Stakeholders – business & civil society

Why should a road network exist? The answer is, because people, and businesses, need roads. Roads aren't there just for the benefit of road administration officials or politicians, even thought it might seem like that sometimes!

Hence the concept of "road stakeholders" - the beneficiaries of the existence of the road network.

There are many types of road stakeholders, sometimes referred to as road users. For instance:

  • Commercial businesses that need roads to transport their goods
  • Trucking companies, using the roads extensively every day
  • Agricultural enterprises transporting their produce to markets
  • Households needing access to shops, markets, schools & healthcare
  • Private motorists travelling to visit family and friends
  • Bus operators, and passengers travelling on public transport
  • Motorcyclists, cyclists, horse riders and animal powered transport
  • Pedestrians, walking along roads on foot
  • Government, to provide services to people, such as health & education

Everyone has concerns about where roads are built; how well they are maintained; how dust, noise and pollution affect people close to the road; road safety (particularly where fast moving traffic is mixed with pedestrians and slow moving traffic); and other concerns.

Historically, when road networks became important to the development of countries, governments took control of what roads were provided and how they were managed. However, in recent years, the bureaucratic working methods of government departments have often proved unable to properly understand rapidly developing road stakeholder needs, and have been ineffective in achieving value for money on behalf of the public.

Over the past few decades, a better understanding of what makes a commercial business successful has led to the conclusion that in all business sectors understanding customer needs is of paramount importance in making a business work well. Managers guessing what their business customers want simply isn't enough, there is a need to communicate with individual customers and find out what they like, what they dislike, and what they would like to see in the future. The same principles have been extended in some countries to services provided by governments, such as providing road networks. This may either be done by seeking customer feedback to existing government organisations, or alternatively by operating the administration of roads on a more commercial style basis. 

Stakeholder involvement is also associated with improving governance. If road stakeholders can see the details of how money is being spent, it is more likely that they will raise objections when the wrong projects are selected or value for money is not being achieved.

 Road stakeholders can become involved in road management in a variety of ways, for example:

  • Businesses lobbying government - Businesses affected by the extent and condition of the road network may lobby Ministers and politicians directly. Since the economy, and hence the well being, of the country depends on successful business, politicians should listen to business requirements. However, in some cases this can be counterproductive, if individual businesses or business sectors lobby in their own self interest to the exclusion of the needs of others.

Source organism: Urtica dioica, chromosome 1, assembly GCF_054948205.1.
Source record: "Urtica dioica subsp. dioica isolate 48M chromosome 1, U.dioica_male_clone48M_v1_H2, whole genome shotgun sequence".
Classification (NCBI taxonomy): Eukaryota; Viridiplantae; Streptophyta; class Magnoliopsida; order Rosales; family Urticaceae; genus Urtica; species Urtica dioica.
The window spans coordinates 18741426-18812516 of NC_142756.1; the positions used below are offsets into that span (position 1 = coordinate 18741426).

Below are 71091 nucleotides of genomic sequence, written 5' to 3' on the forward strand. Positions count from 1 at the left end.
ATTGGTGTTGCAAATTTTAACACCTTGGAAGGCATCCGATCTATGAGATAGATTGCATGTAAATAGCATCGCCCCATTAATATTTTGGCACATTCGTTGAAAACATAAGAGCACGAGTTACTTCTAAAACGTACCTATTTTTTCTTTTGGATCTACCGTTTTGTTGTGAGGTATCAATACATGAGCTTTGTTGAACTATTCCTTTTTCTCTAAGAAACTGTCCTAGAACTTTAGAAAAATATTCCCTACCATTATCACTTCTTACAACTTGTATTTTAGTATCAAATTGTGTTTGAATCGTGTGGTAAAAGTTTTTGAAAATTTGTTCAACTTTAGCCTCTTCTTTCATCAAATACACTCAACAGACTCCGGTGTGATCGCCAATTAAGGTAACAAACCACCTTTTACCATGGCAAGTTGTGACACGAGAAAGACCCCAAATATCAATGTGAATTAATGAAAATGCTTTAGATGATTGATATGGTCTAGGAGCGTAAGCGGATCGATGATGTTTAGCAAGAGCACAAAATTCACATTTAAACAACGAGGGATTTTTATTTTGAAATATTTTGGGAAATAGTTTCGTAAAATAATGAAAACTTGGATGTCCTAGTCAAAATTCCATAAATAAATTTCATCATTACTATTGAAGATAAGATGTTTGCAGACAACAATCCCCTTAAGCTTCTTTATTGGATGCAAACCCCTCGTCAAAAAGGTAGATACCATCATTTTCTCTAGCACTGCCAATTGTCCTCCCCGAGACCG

• Selected representation - A mechanism, such as a road fund board or a road advisory board which includes representatives from road stakeholders groups such as truckers' associations and bus operators, may be set up to provide input on behalf of road stakeholders. This can work well if the selected representatives truly represent road user needs, but sometimes the selection is too closely controlled by government officials to avoid independent opinions, and there is also the danger that in some cases representatives may act in their own self interest rather than on behalf of others. 
  • Non-Government Organisations (NGOs) - Independent interest groups and stakeholder organisations may represent a good cross-section of road user viewpoints, but they may also often lack power or influence. NGOs may, however, be a useful source of relevant information to the media, who can then inform a wider cross section of road stakeholders through newspapers, radio and TV programmes. 
  • The public - In a democracy, the public periodically get the opportunity to elect a new government. A government that has performed badly can be voted out of power, and politicians promising better solutions for the future can be elected. While a government might be concerned about their public image while in power, at election time they are selling a package of policies, within which providing roads is only one component. A government is most likely to be re-elected based upon their governance track record in all sectors, rather than their performance in the road sector alone. Public opinion is important, but in many cases a government can survive poor performance on roads if performance in other government activities is better.

Stakeholder involvement in the road sector is still a developing science; solutions will vary between different countries dependent upon a variety of factors. Hopefully, more examples of positive politics will assist in improving road stakeholder influence.